Vertix Builders’ mission is to bring service back to the construction industry and is doing so on every one of its multimillion-dollar healthcare projects.
Vertix Builders understands the construction industry is very much a people business. Although the company specializes in building $10 million to $40 million projects, primarily for the healthcare industry, it remains a small and nimble general contracting firm to deliver personalized service to every client.
“The companies that typically do the size projects we take on are larger regional or national contractors, but that comes with hierarchies and corporate structures,” Vice President Ted Laszlo says. “Vertix Builders is a culture-focused company, stressing the importance of people and relationships over corporate structure and process. Decisions can be made quickly and there is not a layered chain of command to go through.”
Based in Frederick, Colo., Vertix Builders was founded in 2014 with a goal to bring service back to construction and to make the process fun. “We believed what was missing was that level of service on these larger size projects,” Laszlo says. “As we hired project teams and set up the company’s processes and systems up, we intentionally set them up to handle larger projects and brought in people who had expertise in that area. We also work really closely with our bonding company and insurance company to make sure we have structured the company to be financially stable, and provide the same protections for a developer and owner that the larger companies offer.”
Vertix Builders recently established a 10 point “culture code” for the company and its employees. The code is posted at the company’s job sites and serves not only as a reminder, but as a way for employees to feel empowered to make sure all aspects of the job are being done correctly and running smoothly.
“Our culture has become a defining element of our company, and lets our employees know that they have the power and the freedom to state what’s on their mind and ensure an effective and safe work environment,” President Ryan Bonner says. “We work hard to assemble great teams and believe if we focus on our employees and finding the right people, it will make a great work environment which will facilitate great relationships with trade partners, clients and consultants, and the result will be great projects.”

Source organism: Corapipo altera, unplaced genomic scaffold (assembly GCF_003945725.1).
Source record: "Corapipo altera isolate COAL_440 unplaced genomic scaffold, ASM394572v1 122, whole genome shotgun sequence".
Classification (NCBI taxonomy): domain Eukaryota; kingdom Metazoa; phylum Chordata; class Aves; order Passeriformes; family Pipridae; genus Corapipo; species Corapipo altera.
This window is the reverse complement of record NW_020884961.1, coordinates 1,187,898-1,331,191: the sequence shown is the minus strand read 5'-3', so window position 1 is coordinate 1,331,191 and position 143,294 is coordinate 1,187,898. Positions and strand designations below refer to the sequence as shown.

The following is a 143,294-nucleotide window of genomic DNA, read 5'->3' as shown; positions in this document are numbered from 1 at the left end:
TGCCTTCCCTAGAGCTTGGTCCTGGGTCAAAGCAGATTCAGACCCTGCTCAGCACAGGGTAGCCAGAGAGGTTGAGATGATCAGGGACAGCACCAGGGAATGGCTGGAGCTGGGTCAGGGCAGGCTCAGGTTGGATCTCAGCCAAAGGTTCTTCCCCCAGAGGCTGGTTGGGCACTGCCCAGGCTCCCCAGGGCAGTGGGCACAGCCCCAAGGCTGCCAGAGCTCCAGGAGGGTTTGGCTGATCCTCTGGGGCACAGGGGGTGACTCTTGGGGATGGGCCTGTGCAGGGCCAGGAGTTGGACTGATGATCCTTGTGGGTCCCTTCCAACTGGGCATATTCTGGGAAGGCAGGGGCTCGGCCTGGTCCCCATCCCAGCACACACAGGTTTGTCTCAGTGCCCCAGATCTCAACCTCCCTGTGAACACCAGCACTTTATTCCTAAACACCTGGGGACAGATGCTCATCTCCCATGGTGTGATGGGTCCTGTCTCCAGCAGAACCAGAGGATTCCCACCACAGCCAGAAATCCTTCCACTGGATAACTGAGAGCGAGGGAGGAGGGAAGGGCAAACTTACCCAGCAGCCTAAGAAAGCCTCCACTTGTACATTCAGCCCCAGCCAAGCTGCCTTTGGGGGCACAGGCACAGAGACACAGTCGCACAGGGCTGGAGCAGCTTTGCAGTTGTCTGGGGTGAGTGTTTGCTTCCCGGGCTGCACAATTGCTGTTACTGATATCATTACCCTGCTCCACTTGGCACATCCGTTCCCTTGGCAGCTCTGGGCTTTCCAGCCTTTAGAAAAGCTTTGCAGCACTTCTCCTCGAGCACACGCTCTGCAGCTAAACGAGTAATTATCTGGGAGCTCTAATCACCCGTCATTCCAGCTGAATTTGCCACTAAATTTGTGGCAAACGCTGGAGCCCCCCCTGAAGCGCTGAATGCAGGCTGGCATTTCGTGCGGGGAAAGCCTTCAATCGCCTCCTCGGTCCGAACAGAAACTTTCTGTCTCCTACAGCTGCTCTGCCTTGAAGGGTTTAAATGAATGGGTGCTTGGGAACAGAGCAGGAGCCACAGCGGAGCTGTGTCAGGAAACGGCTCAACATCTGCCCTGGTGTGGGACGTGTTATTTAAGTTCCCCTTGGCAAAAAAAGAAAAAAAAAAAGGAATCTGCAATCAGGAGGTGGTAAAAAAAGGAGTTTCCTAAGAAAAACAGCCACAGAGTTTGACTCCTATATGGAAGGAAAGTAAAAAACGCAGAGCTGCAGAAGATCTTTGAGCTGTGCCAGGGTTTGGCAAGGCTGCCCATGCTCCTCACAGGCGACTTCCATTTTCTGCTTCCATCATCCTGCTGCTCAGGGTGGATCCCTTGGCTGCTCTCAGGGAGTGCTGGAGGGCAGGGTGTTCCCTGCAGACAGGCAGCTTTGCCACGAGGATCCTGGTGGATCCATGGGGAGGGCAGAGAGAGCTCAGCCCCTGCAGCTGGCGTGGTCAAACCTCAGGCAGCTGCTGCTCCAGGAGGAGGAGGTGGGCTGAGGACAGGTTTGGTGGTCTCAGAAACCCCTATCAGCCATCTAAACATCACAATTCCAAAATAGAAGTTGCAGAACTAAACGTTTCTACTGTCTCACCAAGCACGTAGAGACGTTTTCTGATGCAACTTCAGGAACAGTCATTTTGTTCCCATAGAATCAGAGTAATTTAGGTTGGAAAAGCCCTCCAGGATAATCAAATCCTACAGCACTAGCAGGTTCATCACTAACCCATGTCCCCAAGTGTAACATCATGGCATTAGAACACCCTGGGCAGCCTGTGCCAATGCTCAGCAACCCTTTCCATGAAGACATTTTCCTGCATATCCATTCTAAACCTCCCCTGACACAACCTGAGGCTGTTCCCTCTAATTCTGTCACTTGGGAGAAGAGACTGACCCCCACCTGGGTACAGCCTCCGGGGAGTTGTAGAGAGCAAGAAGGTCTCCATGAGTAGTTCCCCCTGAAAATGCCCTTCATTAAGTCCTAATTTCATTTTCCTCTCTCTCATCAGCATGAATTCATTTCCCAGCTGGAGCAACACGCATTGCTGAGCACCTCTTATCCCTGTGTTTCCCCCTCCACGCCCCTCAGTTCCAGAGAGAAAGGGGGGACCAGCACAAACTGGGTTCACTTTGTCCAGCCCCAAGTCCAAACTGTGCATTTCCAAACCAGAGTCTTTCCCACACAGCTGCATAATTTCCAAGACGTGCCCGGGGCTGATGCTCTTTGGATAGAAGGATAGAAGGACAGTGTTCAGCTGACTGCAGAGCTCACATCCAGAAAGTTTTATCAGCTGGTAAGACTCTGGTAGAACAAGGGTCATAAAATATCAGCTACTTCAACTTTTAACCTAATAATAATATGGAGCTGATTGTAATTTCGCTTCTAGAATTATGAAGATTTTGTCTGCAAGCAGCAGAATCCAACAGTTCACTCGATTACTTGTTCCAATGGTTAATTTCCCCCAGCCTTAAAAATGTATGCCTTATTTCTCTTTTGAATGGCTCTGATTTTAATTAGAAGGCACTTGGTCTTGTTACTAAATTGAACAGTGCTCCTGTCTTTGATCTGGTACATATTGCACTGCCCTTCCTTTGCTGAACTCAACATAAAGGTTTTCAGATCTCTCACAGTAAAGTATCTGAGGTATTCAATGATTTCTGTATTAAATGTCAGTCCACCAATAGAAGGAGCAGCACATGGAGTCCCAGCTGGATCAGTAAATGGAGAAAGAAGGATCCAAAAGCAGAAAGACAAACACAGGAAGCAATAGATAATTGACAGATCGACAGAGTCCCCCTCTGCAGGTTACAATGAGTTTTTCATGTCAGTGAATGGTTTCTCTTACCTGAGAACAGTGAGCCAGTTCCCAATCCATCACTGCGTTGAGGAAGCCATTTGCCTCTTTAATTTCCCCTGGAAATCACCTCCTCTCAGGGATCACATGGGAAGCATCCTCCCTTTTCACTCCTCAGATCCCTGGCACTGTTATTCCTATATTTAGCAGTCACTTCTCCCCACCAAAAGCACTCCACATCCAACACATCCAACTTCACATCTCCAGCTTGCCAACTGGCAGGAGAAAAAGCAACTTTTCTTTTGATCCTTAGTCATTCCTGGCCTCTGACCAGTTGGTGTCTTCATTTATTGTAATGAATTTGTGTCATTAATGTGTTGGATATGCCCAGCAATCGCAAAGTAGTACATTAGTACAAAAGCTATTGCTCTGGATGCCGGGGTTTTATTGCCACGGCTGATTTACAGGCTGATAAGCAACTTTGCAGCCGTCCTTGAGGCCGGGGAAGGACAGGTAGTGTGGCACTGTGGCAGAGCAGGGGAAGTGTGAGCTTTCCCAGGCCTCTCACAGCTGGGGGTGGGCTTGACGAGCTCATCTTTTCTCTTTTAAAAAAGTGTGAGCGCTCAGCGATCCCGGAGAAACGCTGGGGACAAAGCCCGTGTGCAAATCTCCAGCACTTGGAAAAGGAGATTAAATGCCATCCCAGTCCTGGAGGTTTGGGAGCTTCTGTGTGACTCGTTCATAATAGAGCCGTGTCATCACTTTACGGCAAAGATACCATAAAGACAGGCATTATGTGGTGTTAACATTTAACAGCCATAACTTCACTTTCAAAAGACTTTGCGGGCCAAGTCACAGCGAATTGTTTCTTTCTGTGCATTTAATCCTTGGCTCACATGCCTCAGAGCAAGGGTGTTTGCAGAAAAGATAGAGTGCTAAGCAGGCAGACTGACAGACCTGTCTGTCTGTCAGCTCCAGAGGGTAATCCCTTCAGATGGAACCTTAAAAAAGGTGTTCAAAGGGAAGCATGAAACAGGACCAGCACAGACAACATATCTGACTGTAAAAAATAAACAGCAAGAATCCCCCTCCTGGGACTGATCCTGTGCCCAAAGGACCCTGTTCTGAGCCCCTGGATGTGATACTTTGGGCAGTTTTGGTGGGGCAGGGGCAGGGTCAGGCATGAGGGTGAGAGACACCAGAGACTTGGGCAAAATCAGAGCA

As part of its culture, Vertix Builders is organized to focus solely on construction. The company has 26 employees, all of whom have building roles. Back office functions such as IT and accounting are farmed out to third-party providers, freeing Vertix Builders up to invest only in staff members who have a direct role in growing its business.
In addition, Vertix Builders adequately equips itself to handle larger projects by developing and maintaining long-term relationships with local trades. The company prides itself on putting together a great team and rarely hard bids out to a large number of trades. “We have a select few subs in each trade we know are capable and we work with them to put the right plan and pricing together and approach every project as a team; not just as a construction manager who is holding 30 different subcontracts,” Laszlo says.
Vertix Builders’ biggest market is healthcare, working both on the development and hospital sides. The company decided on this niche by leaning on the experience of its founders.